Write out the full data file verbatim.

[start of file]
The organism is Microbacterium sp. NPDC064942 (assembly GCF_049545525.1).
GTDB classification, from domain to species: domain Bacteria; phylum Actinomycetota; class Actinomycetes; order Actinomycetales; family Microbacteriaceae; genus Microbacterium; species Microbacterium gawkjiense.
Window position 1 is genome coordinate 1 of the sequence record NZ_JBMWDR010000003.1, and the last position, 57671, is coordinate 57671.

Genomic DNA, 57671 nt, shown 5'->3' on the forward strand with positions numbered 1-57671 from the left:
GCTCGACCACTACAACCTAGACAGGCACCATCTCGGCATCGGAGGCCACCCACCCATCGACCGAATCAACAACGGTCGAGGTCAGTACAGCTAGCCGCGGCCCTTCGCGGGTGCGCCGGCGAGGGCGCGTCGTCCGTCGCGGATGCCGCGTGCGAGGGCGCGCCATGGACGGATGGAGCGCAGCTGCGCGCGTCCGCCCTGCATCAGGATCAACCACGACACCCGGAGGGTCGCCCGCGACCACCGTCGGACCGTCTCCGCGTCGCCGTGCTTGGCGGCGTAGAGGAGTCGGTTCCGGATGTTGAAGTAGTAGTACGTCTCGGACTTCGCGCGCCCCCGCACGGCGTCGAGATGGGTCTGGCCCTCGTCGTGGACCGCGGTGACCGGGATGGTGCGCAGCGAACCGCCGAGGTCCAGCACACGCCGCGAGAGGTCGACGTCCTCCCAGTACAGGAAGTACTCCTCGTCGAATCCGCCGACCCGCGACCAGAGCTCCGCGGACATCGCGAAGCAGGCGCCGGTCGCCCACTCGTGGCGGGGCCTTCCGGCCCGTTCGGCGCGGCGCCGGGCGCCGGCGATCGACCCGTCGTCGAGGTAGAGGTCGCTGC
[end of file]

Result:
The organism is Microbacterium sp. NPDC064942 (assembly GCF_049545525.1).
GTDB classification, from domain to species: domain Bacteria; phylum Actinomycetota; class Actinomycetes; order Actinomycetales; family Microbacteriaceae; genus Microbacterium; species Microbacterium gawkjiense.
Window position 1 is genome coordinate 1 of the sequence record NZ_JBMWDR010000003.1, and the last position, 57671, is coordinate 57671.

Genomic DNA, 57671 nt, shown 5'->3' on the forward strand with positions numbered 1-57671 from the left:
GCTCGACCACTACAACCTAGACAGGCACCATCTCGGCATCGGAGGCCACCCACCCATCGACCGAATCAACAACGGTCGAGGTCAGTACAGCTAGCCGCGGCCCTTCGCGGGTGCGCCGGCGAGGGCGCGTCGTCCGTCGCGGATGCCGCGTGCGAGGGCGCGCCATGGACGGATGGAGCGCAGCTGCGCGCGTCCGCCCTGCATCAGGATCAACCACGACACCCGGAGGGTCGCCCGCGACCACCGTCGGACCGTCTCCGCGTCGCCGTGCTTGGCGGCGTAGAGGAGTCGGTTCCGGATGTTGAAGTAGTAGTACGTCTCGGACTTCGCGCGCCCCCGCACGGCGTCGAGATGGGTCTGGCCCTCGTCGTGGACCGCGGTGACCGGGATGGTGCGCAGCGAACCGCCGAGGTCCAGCACACGCCGCGAGAGGTCGACGTCCTCCCAGTACAGGAAGTACTCCTCGTCGAATCCGCCGACCCGCGACCAGAGCTCCGCGGACATCGCGAAGCAGGCGCCGGTCGCCCACTCGTGGCGGGGCCTTCCGGCCCGTTCGGCGCGGCGCCGGGCGCCGGCGATCGACCCGTCGTCGAGGTAGAGGTCGCTGC